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1912~1990

January 1, 1912
The Republic of China is established.

October 1, 1949
The People's Republic of China is established.

December 9, 1949
ROC government moves from mainland to Taiwan.

August 22, 1954
Democratic groups in Mainland China publicly announce the "Joint Declaration for Liberating Taiwan," declaring that Taiwan is part of China's territory and that Chinese people must liberate Taiwan.

December 8, 1954
Zhou Enlai, PRC Minister of Foreign Affairs, issues a statement calling the US-ROC "Mutual Defense Treaty of Republic of China and the United States" a downright aggressive treaty of war.

July 30, 1955
Zhou Enlai, PRC Premier, presents a report to the second conference of the first National People's Congress, saying, "There are two possible ways for liberating Taiwan -- one is by war, and the other is by peaceful means. The Chinese people prefer using the peaceful means if the situation permits."

February 10, 1958
PRC Premier Zhou Enlai says at the fifth conference of the first National People's Congress that, "The U.S. government insists China recognize its control over Taiwan, which is linked to its conspiracy to create two Chinas."

September 6, 1958
PRC Premier Zhou Enlai makes a statement about the Taiwan Strait situation.

October 6, 1958
Peng Dehuai, PRC Minister of National Defense, publishes a "Message to Compatriots on Taiwan."

October 13, 1958
The PRC Ministry of National Defense issues an order that "the bombardment of Quemoy will cease for two more weeks."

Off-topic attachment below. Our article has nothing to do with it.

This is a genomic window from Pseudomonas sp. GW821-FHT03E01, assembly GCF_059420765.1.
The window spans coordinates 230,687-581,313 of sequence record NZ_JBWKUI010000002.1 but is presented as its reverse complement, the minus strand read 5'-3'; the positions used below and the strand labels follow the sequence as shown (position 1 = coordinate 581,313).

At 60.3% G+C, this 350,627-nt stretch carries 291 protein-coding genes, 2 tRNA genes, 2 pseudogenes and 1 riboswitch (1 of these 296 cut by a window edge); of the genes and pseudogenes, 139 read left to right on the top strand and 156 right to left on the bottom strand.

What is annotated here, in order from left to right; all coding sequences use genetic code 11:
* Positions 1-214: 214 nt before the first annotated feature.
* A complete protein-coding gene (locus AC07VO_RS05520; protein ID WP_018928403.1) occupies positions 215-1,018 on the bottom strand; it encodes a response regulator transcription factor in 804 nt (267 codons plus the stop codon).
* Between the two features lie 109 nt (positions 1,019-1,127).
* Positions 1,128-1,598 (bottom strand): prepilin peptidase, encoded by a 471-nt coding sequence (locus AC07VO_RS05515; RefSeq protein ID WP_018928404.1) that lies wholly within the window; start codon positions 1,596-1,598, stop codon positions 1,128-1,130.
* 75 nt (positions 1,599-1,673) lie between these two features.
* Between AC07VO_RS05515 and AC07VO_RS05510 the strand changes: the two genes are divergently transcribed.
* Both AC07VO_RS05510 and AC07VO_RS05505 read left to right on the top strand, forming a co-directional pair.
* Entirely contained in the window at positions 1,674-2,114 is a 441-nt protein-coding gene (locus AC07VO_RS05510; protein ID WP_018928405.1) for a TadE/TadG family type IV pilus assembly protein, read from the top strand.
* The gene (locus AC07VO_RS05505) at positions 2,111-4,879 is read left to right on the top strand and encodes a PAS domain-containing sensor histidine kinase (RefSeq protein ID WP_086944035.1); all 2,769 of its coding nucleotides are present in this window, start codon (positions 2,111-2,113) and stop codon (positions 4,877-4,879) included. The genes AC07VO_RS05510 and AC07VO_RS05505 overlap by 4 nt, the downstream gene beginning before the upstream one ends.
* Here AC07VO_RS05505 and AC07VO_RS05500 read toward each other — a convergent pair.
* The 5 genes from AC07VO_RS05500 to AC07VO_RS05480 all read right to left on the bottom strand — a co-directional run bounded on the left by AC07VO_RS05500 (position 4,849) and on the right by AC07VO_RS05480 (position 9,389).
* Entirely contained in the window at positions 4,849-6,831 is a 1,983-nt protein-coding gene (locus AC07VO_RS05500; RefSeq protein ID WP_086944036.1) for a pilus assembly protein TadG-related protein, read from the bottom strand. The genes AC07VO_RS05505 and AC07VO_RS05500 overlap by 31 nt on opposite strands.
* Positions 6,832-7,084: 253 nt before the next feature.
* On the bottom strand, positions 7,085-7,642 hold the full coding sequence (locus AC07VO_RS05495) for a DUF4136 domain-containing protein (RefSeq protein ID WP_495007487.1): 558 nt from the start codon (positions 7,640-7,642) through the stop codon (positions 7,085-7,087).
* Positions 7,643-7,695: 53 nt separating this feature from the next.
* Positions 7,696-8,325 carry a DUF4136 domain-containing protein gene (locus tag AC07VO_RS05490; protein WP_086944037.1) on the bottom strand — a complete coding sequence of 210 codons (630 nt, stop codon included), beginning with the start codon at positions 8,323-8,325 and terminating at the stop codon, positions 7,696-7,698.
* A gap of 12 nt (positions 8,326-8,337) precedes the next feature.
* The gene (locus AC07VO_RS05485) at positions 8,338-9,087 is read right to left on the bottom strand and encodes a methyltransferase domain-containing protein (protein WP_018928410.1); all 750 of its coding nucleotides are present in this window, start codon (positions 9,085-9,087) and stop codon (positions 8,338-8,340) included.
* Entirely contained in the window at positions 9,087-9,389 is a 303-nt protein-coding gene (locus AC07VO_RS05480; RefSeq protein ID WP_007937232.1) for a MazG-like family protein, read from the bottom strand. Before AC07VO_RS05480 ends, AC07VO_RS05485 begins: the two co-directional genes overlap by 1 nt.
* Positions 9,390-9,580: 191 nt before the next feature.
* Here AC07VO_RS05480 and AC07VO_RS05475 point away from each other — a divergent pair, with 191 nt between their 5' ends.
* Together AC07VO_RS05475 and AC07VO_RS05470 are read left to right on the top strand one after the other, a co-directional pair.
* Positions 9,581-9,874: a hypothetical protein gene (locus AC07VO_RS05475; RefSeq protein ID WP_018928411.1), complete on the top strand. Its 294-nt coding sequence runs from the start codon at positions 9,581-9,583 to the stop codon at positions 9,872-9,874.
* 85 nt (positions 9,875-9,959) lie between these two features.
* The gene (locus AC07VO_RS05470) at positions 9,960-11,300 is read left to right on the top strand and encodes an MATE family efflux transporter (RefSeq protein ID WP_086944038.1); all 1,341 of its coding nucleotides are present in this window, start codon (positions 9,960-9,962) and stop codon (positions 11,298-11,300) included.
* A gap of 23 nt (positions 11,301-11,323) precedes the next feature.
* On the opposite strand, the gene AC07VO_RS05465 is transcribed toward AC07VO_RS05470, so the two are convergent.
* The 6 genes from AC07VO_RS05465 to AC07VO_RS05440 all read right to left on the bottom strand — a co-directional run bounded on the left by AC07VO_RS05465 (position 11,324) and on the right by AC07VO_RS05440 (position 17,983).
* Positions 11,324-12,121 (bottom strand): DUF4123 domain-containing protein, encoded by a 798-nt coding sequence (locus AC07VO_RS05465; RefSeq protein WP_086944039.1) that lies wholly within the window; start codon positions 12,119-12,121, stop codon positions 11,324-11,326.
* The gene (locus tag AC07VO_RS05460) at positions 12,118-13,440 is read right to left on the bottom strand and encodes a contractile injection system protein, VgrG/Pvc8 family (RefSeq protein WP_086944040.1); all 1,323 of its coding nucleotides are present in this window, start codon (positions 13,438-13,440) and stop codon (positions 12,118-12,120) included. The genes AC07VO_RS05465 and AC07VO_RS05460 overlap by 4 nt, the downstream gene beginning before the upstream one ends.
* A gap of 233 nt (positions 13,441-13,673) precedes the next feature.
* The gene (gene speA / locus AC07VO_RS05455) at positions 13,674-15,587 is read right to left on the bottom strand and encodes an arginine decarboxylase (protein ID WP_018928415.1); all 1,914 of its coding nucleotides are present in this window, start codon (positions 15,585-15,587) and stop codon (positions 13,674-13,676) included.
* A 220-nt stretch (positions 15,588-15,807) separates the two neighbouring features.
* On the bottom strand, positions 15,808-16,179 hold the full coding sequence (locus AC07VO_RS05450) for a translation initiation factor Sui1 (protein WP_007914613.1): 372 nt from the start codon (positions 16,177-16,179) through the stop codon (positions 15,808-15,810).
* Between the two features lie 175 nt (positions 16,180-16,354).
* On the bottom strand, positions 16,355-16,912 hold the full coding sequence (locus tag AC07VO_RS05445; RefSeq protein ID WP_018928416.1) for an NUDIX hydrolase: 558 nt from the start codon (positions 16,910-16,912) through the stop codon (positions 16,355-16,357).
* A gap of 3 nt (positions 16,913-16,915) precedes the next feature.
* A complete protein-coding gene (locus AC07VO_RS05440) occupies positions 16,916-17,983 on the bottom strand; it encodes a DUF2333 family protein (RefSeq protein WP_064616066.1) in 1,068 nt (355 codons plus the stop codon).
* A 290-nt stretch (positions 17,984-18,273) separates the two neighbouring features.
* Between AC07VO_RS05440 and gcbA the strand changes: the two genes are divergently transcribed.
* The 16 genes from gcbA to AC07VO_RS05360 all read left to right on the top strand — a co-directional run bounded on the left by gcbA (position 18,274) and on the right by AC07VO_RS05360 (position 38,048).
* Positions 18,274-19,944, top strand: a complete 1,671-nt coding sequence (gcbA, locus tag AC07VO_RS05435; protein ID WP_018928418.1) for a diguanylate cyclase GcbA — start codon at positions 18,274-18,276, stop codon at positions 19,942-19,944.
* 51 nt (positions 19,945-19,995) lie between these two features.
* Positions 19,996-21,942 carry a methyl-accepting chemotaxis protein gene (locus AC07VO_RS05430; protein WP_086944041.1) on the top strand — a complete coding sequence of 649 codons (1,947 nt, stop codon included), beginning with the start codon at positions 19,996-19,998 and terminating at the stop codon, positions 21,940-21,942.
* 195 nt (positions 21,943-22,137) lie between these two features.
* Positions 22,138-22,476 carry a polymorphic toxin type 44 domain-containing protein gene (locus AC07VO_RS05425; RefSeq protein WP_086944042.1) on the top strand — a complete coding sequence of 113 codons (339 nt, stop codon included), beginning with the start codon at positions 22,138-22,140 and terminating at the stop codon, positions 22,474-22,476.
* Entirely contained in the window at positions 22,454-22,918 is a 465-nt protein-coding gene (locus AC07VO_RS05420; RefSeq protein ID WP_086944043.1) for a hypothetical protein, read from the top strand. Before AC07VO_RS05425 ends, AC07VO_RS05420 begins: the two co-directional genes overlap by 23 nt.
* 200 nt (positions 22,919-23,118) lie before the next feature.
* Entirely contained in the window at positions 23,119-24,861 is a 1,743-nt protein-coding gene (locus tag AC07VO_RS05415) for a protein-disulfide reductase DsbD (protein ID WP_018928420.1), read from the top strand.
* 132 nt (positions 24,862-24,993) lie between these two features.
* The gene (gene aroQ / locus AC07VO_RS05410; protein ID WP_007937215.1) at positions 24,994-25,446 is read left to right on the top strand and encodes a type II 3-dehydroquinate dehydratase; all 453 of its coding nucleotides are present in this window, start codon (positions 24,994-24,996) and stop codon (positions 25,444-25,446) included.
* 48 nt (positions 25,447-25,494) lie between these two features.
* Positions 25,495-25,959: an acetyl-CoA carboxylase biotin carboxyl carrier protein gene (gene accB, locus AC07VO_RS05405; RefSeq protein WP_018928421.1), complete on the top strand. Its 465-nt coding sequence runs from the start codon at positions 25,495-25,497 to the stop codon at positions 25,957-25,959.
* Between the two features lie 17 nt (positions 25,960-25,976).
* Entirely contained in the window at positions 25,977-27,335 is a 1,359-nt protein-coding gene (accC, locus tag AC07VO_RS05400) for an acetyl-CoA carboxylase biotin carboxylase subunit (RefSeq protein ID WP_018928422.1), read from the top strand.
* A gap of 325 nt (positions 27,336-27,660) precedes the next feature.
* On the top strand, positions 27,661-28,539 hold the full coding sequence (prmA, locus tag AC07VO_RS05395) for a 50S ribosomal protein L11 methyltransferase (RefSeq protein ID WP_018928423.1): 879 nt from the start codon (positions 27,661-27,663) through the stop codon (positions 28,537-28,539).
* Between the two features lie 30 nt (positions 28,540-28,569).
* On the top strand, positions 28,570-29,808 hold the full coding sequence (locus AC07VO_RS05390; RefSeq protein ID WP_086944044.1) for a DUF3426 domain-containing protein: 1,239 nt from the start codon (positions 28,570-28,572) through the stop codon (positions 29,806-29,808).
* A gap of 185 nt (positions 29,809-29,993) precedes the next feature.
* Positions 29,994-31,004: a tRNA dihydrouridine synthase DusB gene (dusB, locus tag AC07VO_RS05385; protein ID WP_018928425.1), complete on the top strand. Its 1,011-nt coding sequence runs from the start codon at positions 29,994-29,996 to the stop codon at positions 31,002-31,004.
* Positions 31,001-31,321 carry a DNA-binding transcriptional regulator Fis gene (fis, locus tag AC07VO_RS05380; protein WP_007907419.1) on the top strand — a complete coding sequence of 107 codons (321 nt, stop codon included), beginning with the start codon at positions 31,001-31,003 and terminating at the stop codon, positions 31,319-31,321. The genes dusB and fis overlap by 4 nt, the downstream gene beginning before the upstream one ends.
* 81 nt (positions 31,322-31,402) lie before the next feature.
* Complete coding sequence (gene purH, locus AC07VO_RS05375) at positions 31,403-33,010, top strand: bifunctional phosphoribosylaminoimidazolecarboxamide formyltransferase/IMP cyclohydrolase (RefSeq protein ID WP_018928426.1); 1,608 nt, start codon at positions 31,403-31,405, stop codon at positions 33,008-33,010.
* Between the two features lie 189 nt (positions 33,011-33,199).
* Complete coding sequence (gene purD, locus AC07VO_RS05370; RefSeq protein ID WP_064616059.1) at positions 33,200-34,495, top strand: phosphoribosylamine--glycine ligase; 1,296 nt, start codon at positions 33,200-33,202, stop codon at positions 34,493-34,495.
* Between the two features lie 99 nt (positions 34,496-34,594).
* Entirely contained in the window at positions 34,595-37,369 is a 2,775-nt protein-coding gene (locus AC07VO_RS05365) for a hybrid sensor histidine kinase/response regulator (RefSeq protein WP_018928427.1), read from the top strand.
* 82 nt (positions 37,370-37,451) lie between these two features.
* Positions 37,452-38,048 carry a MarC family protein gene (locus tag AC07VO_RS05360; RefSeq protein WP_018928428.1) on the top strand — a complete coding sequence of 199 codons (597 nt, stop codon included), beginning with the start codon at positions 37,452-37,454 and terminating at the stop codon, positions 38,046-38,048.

October 20, 1958
The PRC Ministry of National Defense issues an order to renew the bombarding of Quemoy.

October 25, 1958
PRC Minister of National Defense Peng Dehuai issues "Another Message to Compatriots on Taiwan."

June 17, 1960
The Fujian commander of the PRC People's Liberation Army issues "Messages to Compatriots in Taiwan, Penghu, Quemoy, and Matzu."

December 21, 1964
In an administrative report at the first meeting of the third National People's Congress, PRC Premier Zhou Enlai condemns the United States for controlling Taiwan for a long period of time, thwarting of the resumption of the PRC's legal rights in the United Nations, and conspiring to create "two Chinas" or "one China, one Taiwan."

August 20, 1971
The PRC Ministry of Foreign Affairs issues a statement regarding the proposition made by George Bush, U.S. representative to the United Nations, to put China's representation issue on the agenda of the 26th conference of the UN General Assembly. The statement says, "The Chinese people and the government of the People's Republic of China strongly oppose the absurd arguments such as 'two Chinas,' 'one China, one Taiwan,' strongly oppose the fallacy that 'Taiwan's status remains unsettled,' strongly oppose the conspiracy of 'Taiwan independence.'"

October 22, 1971
Xinhua News Agency publishes a commentary, saying, "Taiwan has traditionally been a sacred piece of the land of China."

February 27, 1972
The PRC and the US governments jointly announce "the Shanghai Communique."

January 4, 1973
PRC Premier Zhou Enlai meets at the People's Hall with seven Taiwan students who studied in the United States and discusses the Taiwan issue with them.

December 16, 1978
The PRC and the U.S. government sign the joint communique to officially recognize each other beginning January 1, 1979.

January 1, 1979
The National People's Congress Standing Committee issues a "Message to Compatriots on Taiwan."

January 30, 1979
While visiting in Washington, Deng Xiaoping reiterates that "China hopes to resolve the Taiwan issue by peaceful means."

April 4, 1979
ROC President Chiang Ching-kuo introduces "the three nos " policy.

September 30, 1981
NPC Standing Committee Chairman Ye Jianying issues "Elaborations on Policy Concerning Return of Taiwan to Motherland and Peaceful Unification," generally known as "Ye's nine-point policy."

October 7, 1981
The PRC's Ministry of Posts and Telecommunications adopts six measures as steps for the immediate opening of postal and telegram communications with Taiwan.

April 2, 1982
The 12th Kuomintang National Party Congress adopts "the Proposition to Unify China under the Three Principles of the People."